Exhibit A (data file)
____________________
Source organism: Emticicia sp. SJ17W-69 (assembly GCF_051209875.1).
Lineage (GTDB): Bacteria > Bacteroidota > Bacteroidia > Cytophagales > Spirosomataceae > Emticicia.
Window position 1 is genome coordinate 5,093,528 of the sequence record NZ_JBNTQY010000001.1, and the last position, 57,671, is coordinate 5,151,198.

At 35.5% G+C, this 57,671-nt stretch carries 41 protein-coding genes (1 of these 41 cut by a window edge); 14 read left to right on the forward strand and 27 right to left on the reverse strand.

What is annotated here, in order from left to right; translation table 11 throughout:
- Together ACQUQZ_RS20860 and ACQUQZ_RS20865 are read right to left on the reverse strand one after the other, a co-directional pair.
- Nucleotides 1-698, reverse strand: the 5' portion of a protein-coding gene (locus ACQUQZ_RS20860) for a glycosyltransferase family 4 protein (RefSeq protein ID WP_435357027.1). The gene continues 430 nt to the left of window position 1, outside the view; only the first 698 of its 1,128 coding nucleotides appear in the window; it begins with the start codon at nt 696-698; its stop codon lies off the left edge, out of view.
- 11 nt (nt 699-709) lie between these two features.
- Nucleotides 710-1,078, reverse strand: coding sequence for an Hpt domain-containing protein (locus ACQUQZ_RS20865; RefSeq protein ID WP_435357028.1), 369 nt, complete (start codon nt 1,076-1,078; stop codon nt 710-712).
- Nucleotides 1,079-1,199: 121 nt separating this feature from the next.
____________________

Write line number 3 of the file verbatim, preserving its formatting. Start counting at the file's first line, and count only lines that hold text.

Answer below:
Window position 1 is genome coordinate 5,093,528 of the sequence record NZ_JBNTQY010000001.1, and the last position, 57,671, is coordinate 5,151,198.